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Thursday, August 1, 2013

The Most Immediate Need

People have been asking me what I think the most pressing need for the Church here in America is these days.  It is very simple: I think we need to stop thinking like we are a mission and start acting like a Church.

This does not mean that we declare 'Autonomy' or 'Autocephaly.'  It does not mean having a Patriarch or an Archbishop or a Metropolitan.  It does not mean that we have two, three, or four seminaries that are fully stocked with competent teachers that actually prepare men for ministry (read into that as much as you'd like).

It means that we stop thinking only of ourselves and start ministering to those around us in need.

The Orthodox Church here in America was founded as a mission, but in a backwards way: it was a mission to only some people... Our People.  There was never a greater vision or a greater calling.  And, frankly, we are still largely about getting our people in.

This leaves us with a gut instinct that tells the average parishioner that he is a 'person in need of missionizing.'  People come to our parishes knowing that they are thought of as being 'needy,' and then they go about acting that way.  In most cases, they never stop.

That's right: they never stop being needy.  That's bad.

They may exercise power and authority, but they do so with a sense of neediness rather than real concern for others.  They never grow up.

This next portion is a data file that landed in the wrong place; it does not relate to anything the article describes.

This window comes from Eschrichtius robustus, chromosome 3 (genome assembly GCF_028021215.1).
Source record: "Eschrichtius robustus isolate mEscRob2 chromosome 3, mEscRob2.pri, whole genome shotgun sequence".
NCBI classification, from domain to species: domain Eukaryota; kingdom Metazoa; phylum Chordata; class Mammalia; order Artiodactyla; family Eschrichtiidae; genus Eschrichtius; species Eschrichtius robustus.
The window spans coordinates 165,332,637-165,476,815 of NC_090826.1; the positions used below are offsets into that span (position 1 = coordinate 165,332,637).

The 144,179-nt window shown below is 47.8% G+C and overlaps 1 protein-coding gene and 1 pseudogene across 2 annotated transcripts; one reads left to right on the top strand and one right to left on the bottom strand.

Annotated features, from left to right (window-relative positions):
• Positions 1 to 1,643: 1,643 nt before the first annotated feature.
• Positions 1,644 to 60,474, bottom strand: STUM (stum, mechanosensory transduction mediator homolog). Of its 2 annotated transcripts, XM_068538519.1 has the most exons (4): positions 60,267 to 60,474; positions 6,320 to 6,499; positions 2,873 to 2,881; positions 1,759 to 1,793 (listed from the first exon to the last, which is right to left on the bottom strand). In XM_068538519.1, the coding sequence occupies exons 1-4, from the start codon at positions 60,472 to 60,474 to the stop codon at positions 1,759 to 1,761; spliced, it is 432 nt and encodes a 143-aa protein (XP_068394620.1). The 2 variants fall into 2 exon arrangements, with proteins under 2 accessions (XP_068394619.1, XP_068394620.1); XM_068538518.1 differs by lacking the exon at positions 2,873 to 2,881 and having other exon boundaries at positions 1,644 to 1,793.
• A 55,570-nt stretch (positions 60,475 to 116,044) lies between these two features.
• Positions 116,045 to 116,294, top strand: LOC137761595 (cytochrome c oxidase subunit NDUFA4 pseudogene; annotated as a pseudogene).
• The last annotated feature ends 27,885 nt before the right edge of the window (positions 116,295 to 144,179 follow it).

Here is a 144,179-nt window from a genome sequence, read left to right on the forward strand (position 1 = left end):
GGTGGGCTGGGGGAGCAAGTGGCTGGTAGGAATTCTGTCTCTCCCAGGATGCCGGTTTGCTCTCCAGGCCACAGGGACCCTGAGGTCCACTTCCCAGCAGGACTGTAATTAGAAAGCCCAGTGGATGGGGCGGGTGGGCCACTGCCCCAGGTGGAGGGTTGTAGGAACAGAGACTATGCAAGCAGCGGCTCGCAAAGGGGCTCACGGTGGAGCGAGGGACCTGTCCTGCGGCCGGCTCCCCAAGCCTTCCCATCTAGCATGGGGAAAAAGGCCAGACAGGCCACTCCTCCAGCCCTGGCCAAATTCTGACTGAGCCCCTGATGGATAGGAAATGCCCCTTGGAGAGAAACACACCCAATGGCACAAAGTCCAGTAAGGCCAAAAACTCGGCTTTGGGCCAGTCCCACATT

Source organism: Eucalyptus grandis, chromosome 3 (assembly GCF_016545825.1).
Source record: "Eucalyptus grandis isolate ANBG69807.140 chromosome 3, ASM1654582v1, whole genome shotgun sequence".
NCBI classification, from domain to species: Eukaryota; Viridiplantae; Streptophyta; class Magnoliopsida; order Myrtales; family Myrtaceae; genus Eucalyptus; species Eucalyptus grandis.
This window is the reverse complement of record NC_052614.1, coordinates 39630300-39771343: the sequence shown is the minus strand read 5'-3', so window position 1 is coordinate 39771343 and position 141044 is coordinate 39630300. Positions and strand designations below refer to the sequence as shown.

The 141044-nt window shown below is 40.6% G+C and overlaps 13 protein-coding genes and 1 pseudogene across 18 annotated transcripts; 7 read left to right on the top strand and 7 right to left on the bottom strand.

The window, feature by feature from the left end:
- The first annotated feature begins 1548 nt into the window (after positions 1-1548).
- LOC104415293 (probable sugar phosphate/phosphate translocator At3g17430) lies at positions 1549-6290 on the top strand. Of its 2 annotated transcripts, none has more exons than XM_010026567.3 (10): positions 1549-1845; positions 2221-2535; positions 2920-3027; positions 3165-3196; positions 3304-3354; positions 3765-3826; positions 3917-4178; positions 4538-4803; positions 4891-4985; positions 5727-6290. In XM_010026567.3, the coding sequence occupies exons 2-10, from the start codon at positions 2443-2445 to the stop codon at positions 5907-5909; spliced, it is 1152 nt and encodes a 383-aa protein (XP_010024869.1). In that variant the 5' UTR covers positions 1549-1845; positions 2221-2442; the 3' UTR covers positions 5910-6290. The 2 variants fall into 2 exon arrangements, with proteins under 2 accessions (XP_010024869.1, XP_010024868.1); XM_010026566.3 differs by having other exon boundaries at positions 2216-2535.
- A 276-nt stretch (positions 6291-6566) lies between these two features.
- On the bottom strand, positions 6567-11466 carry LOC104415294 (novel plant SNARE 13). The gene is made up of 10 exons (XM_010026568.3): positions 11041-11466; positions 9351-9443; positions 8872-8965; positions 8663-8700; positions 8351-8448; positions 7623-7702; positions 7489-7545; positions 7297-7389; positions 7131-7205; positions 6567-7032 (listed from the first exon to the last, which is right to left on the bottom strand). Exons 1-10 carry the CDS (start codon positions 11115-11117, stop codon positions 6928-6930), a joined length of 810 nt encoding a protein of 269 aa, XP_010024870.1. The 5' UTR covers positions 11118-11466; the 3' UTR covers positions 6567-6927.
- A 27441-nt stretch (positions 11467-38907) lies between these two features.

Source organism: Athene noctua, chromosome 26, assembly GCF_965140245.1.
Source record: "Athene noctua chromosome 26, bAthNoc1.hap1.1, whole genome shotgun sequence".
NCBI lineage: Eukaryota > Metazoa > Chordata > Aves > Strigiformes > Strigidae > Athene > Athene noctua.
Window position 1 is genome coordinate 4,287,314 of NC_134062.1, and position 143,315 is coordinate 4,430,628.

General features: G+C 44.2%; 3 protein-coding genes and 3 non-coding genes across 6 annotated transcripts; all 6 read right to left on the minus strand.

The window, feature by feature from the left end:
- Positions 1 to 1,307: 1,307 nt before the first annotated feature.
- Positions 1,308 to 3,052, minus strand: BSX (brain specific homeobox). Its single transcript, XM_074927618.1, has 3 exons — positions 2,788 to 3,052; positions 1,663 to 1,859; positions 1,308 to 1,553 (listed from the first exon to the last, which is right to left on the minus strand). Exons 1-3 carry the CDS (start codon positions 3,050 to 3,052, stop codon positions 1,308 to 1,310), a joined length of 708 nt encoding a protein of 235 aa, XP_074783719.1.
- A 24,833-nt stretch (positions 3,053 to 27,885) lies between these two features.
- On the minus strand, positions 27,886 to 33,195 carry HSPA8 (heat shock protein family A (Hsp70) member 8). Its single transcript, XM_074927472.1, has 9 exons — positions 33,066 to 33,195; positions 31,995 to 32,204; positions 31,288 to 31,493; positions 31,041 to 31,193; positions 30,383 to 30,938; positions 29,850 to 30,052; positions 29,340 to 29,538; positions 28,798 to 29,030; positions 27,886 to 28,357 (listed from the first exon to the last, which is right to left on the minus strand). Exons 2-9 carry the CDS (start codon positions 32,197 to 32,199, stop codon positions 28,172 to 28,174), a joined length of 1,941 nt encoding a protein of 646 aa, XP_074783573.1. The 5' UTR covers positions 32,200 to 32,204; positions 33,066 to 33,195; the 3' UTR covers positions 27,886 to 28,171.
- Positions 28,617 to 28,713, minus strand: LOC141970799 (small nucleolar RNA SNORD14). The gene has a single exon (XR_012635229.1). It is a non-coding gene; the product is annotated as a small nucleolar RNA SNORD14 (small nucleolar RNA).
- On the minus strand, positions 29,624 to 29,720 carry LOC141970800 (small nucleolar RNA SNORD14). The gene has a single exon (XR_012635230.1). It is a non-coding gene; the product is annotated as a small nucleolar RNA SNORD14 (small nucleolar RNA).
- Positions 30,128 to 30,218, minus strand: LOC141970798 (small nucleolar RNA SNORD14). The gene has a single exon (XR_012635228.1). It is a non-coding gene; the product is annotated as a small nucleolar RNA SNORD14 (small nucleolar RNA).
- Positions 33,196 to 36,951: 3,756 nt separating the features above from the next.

And, because our parishes often have a high percentage of high-needs people, we burn up a lot of energy trying to manage endless neediness and bottomless desires.  We struggle just to make ends meet in a tug-of-war with parishioners who don't feel responsible for anything other than their own desires and cravings.

So, in the end of the day, we are too exhausted to help others.  So, we don't share the Gospel and we don't really grow the way we should.

In Africa, quite the opposite is happening.  The Orthodox Church is growing in sub-Saharan Africa, with a great deal of support from OCMC and American missionaries who are assisting... wait for it... a local African Orthodox Church.  The Patriarchate of Alexandria is 'Greek' in many respects, but their missionary work is not about making Greeks out of the Μαύροι.  Rather, the Church is finding ways to express the Gospel in a way that the locals respond to.  And, they are.

So, back to the original topic.  We have people, but their attitudes are wrong.  Some folks are waking up to this, and so you have FOCUS as a start.  This is darn important.

I think our most immediate need is to work on building treatment homes for addictions, largely because the problem is pretty bad and there are lots of treatment failures because addicts are getting treatment for the wrong reasons or with spiritually-weakened approaches.  Many of the AA Old Timers have complained that the spiritual component of AA and other 12 Step groups has been weakened by a 'therapeutic' approach to the group, along with the commonly-known excuse of the 'door knob god' (for those of you who are wondering what that means, in order to excuse a newcomers resistance to God as He is, some 'helpful' people will tell newcomers they can have anything, even a doorknob, as their god.  If you are shaking your head, congratulations, you see the problem).